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Liar Liar Pants on Fire! How Punishment Can Affect Children’s Honesty

March 2, 2012

This post is from 2 of our Experts on the blog that form the rational and thoughtful whole of Soho Parenting. To read more of their writing, head to ParenTalk.

A recent article in Child-Psych gives important data about children and discipline and lying. In a nutshell, the harsher the punishments, the more kids lie. Yet another piece of date to support the goal of  approaching punishment from a calm, centered place instead of reacting in anger.

A study conducted by Talwar and Lee looks at two separate West African schools, one with punitive disciplinary practices, the other non-punitive. Children at both schools participated in a ‘temptation resistance program’. While almost all children  failed the resistance portion of the program, the response afterwards varied greatly. Only half of the children at the non-punitive school lied about their actions, compared to the punitive school where nearly all of the children lied. Additionally, the children at the school with harsher punishments made up more elaborate lies as compared to the other.

Harsh and severe punishments will actually increase the likelihood of a child developing a habit of lying. Consequences to bad behavior is crucial, but it is also just as important to keep a level head when communicating it to your kids.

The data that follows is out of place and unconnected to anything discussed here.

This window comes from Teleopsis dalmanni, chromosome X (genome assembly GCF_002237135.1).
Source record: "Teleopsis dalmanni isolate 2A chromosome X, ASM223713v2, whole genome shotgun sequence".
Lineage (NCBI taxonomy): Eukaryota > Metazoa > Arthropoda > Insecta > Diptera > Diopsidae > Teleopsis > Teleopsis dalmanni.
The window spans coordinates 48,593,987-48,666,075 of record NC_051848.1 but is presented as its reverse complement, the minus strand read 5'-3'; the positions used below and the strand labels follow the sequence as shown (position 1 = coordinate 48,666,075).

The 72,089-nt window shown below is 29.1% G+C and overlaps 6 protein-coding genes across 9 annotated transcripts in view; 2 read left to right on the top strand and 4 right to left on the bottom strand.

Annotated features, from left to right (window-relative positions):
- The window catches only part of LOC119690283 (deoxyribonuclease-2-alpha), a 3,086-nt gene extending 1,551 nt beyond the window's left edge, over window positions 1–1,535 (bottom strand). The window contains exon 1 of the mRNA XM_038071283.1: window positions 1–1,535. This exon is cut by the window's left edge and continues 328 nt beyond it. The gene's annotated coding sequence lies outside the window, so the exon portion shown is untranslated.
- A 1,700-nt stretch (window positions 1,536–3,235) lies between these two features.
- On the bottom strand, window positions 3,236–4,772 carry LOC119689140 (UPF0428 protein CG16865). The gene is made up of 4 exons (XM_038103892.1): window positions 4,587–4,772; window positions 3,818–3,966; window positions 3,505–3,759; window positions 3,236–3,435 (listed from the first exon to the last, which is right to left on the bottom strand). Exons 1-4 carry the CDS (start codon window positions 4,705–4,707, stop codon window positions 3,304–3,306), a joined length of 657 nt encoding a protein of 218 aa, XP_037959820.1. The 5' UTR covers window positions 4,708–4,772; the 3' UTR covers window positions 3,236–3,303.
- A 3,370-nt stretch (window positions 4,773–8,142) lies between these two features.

Jean Kunhardt, a Licensed Mental Health Counselor, has graduate degrees in Early Childhood and Special Education from Bank Street College. In addition to leading parenting groups, she specializes in children’s sleep as well as working with couples and adults using a mind-body approach to psychotherapy. She and her sister, Sandra K. Baslie, are the granddaughters of Dorothy Kunhardt, creator of the beloved children’s book, Pat the Bunny. She is the proud mother of high school and college-aged children.
Lisa Spiegel has a Master’s in degree in developmental psychology from Columbia University and is a Licensed Mental Health Counselor. From her two decades of work with adults and children, she has developed an approach that draws on an eclectic range of disciplines, including psychotherapy, hypnosis, meditation, yoga, and EMDR. She also specializes in children’s sleep issues, as well as marriage counseling. She enjoys spending time with her high school and college age daughters.

For more than two decades Soho Parenting has offered realistic, insightful and practical guidance to strengthen parents and help create close and communicative families. They are Soho Parenting and blog at ParenTalk